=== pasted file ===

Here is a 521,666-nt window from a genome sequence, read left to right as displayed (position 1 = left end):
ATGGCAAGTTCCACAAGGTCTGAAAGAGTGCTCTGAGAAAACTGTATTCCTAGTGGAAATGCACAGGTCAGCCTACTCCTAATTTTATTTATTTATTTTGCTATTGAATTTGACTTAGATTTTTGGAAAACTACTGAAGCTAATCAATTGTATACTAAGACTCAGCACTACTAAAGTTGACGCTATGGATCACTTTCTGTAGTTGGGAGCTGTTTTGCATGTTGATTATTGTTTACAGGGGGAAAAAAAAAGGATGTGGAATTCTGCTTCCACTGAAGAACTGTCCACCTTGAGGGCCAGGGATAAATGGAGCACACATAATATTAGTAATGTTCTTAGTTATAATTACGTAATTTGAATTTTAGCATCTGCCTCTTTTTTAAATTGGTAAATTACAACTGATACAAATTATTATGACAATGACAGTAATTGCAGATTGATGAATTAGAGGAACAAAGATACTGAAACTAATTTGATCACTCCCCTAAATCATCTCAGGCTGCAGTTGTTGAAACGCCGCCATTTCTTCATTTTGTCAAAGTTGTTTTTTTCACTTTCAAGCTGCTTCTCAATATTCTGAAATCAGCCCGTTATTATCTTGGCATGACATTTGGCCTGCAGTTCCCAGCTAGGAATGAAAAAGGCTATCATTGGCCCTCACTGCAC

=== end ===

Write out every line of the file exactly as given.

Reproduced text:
Here is a 521,666-nt window from a genome sequence, read left to right as displayed (position 1 = left end):
ATGGCAAGTTCCACAAGGTCTGAAAGAGTGCTCTGAGAAAACTGTATTCCTAGTGGAAATGCACAGGTCAGCCTACTCCTAATTTTATTTATTTATTTTGCTATTGAATTTGACTTAGATTTTTGGAAAACTACTGAAGCTAATCAATTGTATACTAAGACTCAGCACTACTAAAGTTGACGCTATGGATCACTTTCTGTAGTTGGGAGCTGTTTTGCATGTTGATTATTGTTTACAGGGGGAAAAAAAAAGGATGTGGAATTCTGCTTCCACTGAAGAACTGTCCACCTTGAGGGCCAGGGATAAATGGAGCACACATAATATTAGTAATGTTCTTAGTTATAATTACGTAATTTGAATTTTAGCATCTGCCTCTTTTTTAAATTGGTAAATTACAACTGATACAAATTATTATGACAATGACAGTAATTGCAGATTGATGAATTAGAGGAACAAAGATACTGAAACTAATTTGATCACTCCCCTAAATCATCTCAGGCTGCAGTTGTTGAAACGCCGCCATTTCTTCATTTTGTCAAAGTTGTTTTTTTCACTTTCAAGCTGCTTCTCAATATTCTGAAATCAGCCCGTTATTATCTTGGCATGACATTTGGCCTGCAGTTCCCAGCTAGGAATGAAAAAGGCTATCATTGGCCCTCACTGCAC